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Nutrición Hospitalaria

On-line version ISSN 1699-5198Print version ISSN 0212-1611

Abstract

GUTIERREZ-SALMEAN, Gabriela et al. Anthropometric traits, blood pressure, and dietary and physical exercise habits in health sciences students: the Obesity Observatory Project. Nutr. Hosp. [online]. 2013, vol.28, n.1, pp.194-201. ISSN 1699-5198.  http://dx.doi.org/10.3305/nh.2013.28.1.6185.

Background: Obesity and the metabolic syndrome affect a considerable segment of the population worldwide, including health professionals. In fact, several studies have reported that physicians tend to have more cardiovascular risk factors than their patients. The present cross-sectional study assessed whether the Health Sciences students had a healthier lifestyle, thus could have a more preventive attitude towards chronic diseases than the general population. Materials and methods: Students of the medical-biological areas were surveyed by answering a questionnaire about familiar cardiovascular risk factors, personal smoking, alcohol drinking, dietary and exercise habits. Blood pressure was also measured, along with weight, height, and abdominal circumference. Results: 23.4% of the participants were overweight and 10% obese. Parental obesity was the most frequent risk factor, followed by social drinking and smoking. We found high consumption of animal derived foods, breakfast-like cereals, pastries, white bread and sweetened beverages; while low intake of fruit and vegetables were reported. More than half the sample reported to practice very little or no exercise at all. Discussion and conclusions: We found similar or even higher rates of risk factors than the average population, that may eventually lead to the development of chronic cardiometabolic diseases. Thus we can infer that biomedical education is inefficient in inducing healthy lifestyles among biomedical students, which could have impact in their future practice as they will most probable become obese health-professionals, thus fail to effectively treat their own patients.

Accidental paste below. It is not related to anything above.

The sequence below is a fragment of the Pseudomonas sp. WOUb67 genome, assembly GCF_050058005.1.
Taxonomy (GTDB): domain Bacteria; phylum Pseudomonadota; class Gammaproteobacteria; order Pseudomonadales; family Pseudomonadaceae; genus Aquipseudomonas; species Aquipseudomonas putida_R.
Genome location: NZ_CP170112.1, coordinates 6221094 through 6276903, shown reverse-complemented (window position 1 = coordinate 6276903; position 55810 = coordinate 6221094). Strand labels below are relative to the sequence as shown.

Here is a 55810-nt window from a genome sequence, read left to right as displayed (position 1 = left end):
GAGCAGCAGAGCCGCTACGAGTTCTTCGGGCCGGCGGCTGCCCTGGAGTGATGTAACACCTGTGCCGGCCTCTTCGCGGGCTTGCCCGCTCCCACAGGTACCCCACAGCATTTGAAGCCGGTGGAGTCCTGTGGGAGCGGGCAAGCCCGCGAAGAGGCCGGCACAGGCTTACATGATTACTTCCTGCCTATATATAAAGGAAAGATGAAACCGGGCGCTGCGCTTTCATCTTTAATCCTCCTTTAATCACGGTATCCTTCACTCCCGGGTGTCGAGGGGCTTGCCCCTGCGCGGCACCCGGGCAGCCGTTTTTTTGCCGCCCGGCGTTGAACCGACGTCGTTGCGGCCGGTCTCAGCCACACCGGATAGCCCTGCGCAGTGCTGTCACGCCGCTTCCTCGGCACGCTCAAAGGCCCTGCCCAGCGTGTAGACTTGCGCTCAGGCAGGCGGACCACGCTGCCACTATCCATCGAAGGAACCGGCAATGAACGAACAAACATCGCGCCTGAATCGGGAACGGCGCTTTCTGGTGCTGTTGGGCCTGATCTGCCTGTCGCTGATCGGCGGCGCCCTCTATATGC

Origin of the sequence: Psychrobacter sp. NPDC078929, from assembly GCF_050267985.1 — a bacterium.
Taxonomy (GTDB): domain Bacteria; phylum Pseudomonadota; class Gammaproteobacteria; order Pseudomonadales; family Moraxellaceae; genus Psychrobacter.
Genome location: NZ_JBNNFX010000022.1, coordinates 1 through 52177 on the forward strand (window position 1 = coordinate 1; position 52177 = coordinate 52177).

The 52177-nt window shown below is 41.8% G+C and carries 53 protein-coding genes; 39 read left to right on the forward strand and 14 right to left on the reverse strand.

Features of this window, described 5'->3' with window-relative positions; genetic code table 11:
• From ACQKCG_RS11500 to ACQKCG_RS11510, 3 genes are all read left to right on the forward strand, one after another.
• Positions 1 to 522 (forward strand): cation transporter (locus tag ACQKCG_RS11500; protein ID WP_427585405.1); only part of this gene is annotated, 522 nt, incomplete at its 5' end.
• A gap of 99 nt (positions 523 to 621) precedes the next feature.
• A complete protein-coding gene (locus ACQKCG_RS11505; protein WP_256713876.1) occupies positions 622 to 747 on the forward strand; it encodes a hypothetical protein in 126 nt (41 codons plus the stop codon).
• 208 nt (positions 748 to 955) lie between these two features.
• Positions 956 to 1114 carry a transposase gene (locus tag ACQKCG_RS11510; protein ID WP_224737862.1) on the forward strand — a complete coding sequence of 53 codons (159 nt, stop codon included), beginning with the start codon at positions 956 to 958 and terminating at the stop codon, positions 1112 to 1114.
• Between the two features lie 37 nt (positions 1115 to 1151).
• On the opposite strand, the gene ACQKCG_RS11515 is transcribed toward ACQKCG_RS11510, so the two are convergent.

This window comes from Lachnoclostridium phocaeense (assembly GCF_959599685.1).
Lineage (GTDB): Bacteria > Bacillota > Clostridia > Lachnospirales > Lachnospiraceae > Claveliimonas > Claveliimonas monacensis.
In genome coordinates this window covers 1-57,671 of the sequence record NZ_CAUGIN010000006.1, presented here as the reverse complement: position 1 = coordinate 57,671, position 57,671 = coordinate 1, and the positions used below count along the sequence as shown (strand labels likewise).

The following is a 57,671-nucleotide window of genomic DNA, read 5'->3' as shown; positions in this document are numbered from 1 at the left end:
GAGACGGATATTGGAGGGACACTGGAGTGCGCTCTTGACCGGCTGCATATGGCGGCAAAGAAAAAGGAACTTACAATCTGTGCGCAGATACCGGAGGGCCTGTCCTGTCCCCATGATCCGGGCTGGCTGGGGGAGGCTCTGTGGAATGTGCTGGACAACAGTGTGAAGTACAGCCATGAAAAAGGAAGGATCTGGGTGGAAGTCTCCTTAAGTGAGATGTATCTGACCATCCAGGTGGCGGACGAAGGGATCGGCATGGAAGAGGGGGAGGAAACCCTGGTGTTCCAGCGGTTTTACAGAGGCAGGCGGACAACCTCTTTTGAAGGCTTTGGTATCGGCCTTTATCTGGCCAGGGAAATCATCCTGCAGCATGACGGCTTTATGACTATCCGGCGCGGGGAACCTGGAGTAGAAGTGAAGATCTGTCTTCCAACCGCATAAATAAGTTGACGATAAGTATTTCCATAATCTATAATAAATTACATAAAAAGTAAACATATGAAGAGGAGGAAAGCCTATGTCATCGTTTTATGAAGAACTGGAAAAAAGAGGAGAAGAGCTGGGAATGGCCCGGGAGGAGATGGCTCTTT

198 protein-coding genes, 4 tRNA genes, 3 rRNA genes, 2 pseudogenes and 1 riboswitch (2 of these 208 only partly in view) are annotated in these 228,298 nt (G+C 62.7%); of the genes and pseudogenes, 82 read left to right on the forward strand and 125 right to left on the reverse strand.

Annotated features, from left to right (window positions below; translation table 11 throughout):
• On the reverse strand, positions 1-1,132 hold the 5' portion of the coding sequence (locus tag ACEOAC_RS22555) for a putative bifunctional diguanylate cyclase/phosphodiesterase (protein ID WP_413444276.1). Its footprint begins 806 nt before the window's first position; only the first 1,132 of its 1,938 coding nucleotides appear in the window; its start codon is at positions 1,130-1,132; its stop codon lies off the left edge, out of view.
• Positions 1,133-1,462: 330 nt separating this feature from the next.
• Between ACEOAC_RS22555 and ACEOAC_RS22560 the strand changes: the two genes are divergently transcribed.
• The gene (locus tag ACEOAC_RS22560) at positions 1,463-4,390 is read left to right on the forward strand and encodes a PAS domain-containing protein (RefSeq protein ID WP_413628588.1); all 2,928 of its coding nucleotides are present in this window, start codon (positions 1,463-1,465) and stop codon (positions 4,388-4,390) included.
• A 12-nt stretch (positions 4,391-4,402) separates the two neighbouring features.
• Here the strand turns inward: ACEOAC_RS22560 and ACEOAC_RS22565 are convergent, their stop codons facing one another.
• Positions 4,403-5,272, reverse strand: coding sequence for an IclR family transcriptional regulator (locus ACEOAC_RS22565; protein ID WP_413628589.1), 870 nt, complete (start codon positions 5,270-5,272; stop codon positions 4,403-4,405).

Keywords : Health occupations students; Risk factors; Primary prevention; Physician-patient relations.

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